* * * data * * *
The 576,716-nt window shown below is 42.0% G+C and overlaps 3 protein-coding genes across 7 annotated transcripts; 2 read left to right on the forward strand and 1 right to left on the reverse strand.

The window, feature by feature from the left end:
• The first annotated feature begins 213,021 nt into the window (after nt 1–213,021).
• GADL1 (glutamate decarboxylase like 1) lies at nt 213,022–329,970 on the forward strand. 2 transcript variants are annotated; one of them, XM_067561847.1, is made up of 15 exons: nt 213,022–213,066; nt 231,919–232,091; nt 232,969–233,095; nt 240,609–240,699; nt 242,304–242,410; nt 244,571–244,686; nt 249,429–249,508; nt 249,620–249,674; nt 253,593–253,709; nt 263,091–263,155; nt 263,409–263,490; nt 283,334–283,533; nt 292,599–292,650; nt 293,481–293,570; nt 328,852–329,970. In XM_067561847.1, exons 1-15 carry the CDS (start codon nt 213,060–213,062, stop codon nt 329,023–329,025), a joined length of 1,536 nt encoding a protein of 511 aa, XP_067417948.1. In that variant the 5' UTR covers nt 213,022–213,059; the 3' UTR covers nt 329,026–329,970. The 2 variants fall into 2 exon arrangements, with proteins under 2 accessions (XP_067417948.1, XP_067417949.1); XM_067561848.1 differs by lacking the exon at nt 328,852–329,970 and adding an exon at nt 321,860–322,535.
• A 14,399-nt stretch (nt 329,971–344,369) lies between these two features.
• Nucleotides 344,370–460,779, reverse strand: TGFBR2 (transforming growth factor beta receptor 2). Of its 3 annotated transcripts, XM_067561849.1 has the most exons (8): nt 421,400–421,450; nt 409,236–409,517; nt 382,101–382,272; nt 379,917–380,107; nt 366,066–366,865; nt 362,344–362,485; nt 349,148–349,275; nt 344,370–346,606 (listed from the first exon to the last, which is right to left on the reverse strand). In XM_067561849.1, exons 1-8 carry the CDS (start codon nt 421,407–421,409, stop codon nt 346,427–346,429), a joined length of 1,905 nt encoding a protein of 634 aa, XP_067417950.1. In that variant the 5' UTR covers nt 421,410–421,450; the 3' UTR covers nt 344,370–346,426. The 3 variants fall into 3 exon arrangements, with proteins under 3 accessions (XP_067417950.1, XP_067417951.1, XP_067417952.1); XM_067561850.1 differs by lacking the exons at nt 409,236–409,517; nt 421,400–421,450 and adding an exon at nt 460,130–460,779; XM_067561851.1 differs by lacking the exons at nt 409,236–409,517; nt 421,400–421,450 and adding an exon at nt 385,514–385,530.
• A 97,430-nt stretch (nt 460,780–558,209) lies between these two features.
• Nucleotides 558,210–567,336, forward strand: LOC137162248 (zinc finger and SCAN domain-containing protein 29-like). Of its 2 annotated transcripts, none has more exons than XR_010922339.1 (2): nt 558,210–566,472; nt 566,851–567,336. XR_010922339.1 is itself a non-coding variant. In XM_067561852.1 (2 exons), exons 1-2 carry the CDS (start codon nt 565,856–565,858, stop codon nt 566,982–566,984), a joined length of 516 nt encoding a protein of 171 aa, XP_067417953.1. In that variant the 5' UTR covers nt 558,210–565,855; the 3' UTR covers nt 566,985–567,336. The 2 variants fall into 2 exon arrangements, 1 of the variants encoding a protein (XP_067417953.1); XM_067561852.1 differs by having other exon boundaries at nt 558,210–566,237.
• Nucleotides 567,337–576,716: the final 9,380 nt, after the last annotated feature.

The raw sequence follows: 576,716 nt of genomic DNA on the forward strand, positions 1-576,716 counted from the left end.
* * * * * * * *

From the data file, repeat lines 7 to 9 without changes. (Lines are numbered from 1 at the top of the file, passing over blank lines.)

• A 97,430-nt stretch (nt 460,780–558,209) lies between these two features.
• Nucleotides 558,210–567,336, forward strand: LOC137162248 (zinc finger and SCAN domain-containing protein 29-like). Of its 2 annotated transcripts, none has more exons than XR_010922339.1 (2): nt 558,210–566,472; nt 566,851–567,336. XR_010922339.1 is itself a non-coding variant. In XM_067561852.1 (2 exons), exons 1-2 carry the CDS (start codon nt 565,856–565,858, stop codon nt 566,982–566,984), a joined length of 516 nt encoding a protein of 171 aa, XP_067417953.1. In that variant the 5' UTR covers nt 558,210–565,855; the 3' UTR covers nt 566,985–567,336. The 2 variants fall into 2 exon arrangements, 1 of the variants encoding a protein (XP_067417953.1); XM_067561852.1 differs by having other exon boundaries at nt 558,210–566,237.
• Nucleotides 567,337–576,716: the final 9,380 nt, after the last annotated feature.